Inspecting NSCoder Files

January 14th, 2010 by Karsten

One of the very handy features in Cocoa is NSCoder, it allows you to easily write your objects to a file. Your objects need to know how to encode and decode themselves with an NSCoder and that’s it.

While this is pretty handy it also ties the created files tightly to your application. If you try to open such a file you need to have all the needed classes at hand. That’s a pretty ugly problem if you just want to know what’s inside the file.

Yesterday I had this exact problem and I’ve played around a bit until I had a tool that allows me to inspect any file that was written with an NSKeyedArchiver. NSArchiver is not yet supported.

Thanks to ObjC 2 this was relatively easy to do: If a class is missing, create it and retry to unarchive. That’s pretty brute force but I didn’t see no other way. With some private methods in NSKeyedArchiver I was also able to get all the keys of an Object. With the classes present and with the keys available I could then read all the Objects.

The tool is available here:

Usage: PlistExplorer <file>
It’ll write the content to stdout so you might want to pipe it to something like TextWrangler.

The tool comes with no warranty whatsoever. Use at your own risk.

Karsten (@_karsten_)

Monster Localization

January 9th, 2010 by Karsten

CuteClips 3 has been out since last May now and I’ve still had one big thing to add: Localization. Even though I’ve had the localized Nibs and strings files around, I didn’t find time yet to release a localized version. The long know problem was again that features were added I needed to update all those Nibs again.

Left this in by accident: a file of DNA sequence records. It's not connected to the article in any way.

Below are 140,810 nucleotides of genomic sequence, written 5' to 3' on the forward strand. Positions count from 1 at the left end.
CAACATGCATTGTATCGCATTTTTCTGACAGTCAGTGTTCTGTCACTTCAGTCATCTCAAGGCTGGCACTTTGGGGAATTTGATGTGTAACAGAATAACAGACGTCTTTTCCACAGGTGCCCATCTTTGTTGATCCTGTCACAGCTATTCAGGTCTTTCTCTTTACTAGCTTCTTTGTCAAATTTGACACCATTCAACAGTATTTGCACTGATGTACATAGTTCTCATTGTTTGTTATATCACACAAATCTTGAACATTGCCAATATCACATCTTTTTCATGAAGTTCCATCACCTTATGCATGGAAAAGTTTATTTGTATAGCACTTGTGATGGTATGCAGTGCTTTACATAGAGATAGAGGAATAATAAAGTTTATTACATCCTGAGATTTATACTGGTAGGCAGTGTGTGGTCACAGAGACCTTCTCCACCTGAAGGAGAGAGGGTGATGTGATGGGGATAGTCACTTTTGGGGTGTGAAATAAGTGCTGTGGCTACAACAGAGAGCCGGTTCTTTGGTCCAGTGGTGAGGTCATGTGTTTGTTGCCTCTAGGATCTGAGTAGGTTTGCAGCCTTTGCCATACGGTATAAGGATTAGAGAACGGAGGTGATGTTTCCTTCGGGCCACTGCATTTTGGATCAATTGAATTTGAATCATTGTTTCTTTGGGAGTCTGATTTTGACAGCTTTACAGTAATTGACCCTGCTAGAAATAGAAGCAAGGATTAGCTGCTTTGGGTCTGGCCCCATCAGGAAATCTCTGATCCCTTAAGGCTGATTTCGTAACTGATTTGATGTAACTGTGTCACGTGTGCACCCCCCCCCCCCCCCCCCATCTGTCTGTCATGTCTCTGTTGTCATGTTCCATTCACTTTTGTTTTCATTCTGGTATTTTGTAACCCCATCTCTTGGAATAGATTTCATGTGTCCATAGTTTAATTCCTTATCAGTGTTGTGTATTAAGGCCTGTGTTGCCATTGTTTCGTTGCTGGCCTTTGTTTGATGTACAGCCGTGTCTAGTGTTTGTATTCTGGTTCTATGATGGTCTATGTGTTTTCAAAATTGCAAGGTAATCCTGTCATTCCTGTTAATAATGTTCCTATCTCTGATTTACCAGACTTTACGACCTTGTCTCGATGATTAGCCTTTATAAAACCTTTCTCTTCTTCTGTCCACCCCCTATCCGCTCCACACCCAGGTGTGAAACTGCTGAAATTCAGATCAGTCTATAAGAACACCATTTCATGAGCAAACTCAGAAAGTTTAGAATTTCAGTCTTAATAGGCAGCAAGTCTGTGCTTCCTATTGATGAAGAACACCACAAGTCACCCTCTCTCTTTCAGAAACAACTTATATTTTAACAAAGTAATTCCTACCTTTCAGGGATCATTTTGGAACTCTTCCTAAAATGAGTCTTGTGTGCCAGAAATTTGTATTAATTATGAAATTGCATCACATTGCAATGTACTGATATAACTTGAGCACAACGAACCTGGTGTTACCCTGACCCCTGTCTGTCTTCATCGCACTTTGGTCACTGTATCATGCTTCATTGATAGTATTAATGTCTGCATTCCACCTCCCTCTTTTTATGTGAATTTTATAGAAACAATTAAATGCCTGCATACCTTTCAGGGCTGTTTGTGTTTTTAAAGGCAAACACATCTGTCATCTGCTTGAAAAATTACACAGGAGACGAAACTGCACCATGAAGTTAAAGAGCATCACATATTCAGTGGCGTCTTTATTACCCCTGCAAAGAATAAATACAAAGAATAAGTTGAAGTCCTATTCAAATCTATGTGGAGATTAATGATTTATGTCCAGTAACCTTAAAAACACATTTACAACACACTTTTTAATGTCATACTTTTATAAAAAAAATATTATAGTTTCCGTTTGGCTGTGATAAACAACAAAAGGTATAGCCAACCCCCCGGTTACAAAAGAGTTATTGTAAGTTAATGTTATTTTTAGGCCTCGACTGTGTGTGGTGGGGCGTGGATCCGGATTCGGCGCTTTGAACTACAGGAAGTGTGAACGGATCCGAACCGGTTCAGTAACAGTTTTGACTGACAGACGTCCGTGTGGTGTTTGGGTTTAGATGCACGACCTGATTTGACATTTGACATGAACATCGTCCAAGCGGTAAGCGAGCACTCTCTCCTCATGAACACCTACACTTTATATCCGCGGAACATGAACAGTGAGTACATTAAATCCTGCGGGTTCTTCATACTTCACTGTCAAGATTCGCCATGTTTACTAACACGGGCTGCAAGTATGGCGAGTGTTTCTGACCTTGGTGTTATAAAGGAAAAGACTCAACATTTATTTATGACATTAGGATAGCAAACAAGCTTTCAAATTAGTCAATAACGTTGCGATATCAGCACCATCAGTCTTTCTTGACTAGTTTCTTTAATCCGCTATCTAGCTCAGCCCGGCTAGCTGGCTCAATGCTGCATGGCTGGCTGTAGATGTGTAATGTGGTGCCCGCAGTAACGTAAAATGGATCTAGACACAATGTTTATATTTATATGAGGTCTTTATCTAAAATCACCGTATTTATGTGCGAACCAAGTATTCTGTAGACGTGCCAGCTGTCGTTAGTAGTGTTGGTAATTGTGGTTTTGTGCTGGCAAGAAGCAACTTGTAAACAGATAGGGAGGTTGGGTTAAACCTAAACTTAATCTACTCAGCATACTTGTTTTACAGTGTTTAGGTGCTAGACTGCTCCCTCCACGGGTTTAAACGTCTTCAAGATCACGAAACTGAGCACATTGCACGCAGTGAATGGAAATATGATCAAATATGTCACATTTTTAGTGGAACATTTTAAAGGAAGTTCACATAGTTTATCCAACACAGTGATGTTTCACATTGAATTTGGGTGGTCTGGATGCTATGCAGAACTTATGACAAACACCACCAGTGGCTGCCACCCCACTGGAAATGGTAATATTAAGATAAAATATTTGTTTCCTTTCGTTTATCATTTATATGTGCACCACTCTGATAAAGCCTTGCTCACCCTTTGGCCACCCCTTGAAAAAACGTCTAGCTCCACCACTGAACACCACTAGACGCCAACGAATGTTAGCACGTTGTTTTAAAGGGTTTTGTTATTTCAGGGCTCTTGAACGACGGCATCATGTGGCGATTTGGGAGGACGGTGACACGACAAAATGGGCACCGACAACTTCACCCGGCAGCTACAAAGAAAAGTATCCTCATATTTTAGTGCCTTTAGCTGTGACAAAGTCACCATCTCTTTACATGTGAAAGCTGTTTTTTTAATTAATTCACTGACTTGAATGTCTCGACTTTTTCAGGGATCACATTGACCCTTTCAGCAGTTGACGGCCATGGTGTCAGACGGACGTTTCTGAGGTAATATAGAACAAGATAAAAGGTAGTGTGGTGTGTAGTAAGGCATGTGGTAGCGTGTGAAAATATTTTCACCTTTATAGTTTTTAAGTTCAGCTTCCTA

After reading Pimp My Code 17: Lost in Translation I knew that this was gonna be the way to go for CuteClip’s Localization. I’ve finally had time to implement things. However, it was a bit messy and didn’t work out of the box as I would have expected it. So here’s a small Q/A of the questions that I came up with during the change.

Which strings go to which file?

Strings from the application that are used like NSLocalizedString(“key”,”comment”); go to Localizable.strings. Same as usual. Strings of Nibs however go into NibName.strings.
I.e: MainMenu.nib or MainMenu.xib has its strings in MainMenu.strings.

CuteClips uses plugins a bundles a lot. How are those Nibs looked up?

The lookup-change in DMLocalizedNibBundle.m is implemented on class-side in NSBundle. Every instance call is sent to [NSBundle mainBundle]. So all strings-files need to go to the MainBundle’s Resources folder.
If your plugins have a MainMenu.xib then there’s no separate file. If your plugin has a different name, like in CuteClips, you end up have multiple strings files.
I.e: Here i’ve got Localizable.strings, MainMenu.strings and OldUI.strings

How the heck do I convert my existing localized Nibs to strings files?

That’s a bit tricky! First you need to get the strings out of the Nib, which can easily done by using ibtool:
ibtool —generate-stringsfile MainMenu.strings MainMenu.nib

Not too difficult, but the devil is in the details: If that was a german Nib and you got a button called “Abbrechen” you wouldn’t find a line like “Cancel” = “Abbrechen”; in the strings-file. Instead you’ll have “Abbrechen” = “Abbrechen”. That doesn’t help much when your application tries to translate “Cancel” as it wouln’t find the key. Luckily that’s not the only information that you can find in the strings-file. Each translation also has a comment next to it that contains an ObjectId. Using this ObjectId you can use the english MainMenu.strings to convert the keys of the german MainMenu.strings. That doesn’t work for all translations though, so you need to fix the files by hand as well.